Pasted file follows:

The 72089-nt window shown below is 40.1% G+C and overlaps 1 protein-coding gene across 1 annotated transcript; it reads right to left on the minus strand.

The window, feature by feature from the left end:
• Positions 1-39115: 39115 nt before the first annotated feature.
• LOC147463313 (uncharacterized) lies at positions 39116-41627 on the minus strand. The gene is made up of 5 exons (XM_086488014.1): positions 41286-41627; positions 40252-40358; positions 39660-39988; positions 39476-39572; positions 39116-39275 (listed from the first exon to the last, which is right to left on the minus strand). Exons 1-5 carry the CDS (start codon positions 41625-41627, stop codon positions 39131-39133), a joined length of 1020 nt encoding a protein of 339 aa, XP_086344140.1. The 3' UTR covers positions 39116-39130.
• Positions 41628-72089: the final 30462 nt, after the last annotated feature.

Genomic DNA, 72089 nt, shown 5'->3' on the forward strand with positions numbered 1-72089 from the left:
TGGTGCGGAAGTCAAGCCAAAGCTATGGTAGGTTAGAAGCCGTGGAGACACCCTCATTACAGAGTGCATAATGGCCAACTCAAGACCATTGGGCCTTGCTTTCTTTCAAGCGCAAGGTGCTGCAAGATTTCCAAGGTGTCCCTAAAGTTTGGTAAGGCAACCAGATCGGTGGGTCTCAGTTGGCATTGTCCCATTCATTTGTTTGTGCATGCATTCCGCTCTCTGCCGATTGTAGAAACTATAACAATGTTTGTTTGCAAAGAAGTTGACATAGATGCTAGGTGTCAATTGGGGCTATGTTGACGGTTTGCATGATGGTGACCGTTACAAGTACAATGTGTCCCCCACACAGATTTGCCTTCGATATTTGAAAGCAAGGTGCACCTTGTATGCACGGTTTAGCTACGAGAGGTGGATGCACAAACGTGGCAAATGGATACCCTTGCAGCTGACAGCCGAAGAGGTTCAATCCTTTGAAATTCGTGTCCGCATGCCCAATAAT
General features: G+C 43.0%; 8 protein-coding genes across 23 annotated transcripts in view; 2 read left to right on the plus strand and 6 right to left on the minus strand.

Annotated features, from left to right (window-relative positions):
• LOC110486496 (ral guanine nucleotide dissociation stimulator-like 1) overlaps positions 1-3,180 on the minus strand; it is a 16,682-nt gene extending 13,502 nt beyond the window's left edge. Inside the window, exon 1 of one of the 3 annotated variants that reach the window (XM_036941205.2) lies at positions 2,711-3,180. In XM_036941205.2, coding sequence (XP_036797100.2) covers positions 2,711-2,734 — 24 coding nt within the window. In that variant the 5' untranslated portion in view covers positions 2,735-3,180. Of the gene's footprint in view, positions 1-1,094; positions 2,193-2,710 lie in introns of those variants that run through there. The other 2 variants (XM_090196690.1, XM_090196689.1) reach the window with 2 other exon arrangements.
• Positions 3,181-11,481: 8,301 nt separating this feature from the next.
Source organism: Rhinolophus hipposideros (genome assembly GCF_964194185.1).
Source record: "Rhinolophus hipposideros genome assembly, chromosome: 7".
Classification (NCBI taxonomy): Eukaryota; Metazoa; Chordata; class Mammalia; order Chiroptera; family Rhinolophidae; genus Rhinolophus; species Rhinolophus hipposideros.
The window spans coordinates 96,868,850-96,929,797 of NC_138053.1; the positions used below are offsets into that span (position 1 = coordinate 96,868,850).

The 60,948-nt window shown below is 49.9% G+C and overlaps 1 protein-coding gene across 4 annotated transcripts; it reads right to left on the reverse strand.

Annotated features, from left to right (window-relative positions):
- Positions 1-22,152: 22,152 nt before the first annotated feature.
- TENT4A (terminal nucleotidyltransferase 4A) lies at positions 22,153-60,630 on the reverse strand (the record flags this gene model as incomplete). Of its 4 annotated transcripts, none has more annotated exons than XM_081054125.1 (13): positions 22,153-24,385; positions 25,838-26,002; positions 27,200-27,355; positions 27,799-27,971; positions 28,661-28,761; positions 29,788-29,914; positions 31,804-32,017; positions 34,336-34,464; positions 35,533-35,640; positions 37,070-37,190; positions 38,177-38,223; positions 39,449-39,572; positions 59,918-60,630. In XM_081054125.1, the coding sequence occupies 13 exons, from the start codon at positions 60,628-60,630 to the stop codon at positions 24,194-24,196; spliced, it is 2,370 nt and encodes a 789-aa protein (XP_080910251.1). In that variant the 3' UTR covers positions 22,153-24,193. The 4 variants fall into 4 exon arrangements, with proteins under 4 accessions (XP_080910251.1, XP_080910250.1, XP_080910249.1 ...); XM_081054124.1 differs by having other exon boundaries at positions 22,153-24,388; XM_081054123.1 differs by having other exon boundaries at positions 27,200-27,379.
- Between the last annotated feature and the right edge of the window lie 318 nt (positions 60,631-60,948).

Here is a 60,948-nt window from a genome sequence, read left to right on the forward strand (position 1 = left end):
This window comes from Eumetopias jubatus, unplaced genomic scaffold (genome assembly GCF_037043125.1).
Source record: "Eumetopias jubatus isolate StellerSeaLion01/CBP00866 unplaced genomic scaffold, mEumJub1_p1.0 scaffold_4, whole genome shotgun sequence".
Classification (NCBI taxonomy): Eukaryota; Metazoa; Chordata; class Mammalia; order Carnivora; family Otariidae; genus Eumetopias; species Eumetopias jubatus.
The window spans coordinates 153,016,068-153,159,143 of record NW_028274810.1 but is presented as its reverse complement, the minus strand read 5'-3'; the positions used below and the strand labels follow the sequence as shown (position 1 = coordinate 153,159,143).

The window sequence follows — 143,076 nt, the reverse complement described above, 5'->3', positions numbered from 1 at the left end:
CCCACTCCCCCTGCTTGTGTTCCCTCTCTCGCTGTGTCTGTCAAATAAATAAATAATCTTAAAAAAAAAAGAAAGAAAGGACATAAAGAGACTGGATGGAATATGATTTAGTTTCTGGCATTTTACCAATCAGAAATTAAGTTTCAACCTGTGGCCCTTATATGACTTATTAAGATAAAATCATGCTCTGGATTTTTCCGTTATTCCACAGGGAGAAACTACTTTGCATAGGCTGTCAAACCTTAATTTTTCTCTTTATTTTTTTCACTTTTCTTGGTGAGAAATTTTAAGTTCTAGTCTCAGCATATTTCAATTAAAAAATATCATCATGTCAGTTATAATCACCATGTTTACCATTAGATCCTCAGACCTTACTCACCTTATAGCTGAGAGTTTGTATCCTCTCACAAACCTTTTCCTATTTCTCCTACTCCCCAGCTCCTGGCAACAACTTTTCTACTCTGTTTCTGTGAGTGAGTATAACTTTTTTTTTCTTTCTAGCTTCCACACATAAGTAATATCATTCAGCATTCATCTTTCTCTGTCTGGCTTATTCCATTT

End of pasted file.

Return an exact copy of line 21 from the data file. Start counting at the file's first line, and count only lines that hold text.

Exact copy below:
Here is a 60,948-nt window from a genome sequence, read left to right on the forward strand (position 1 = left end):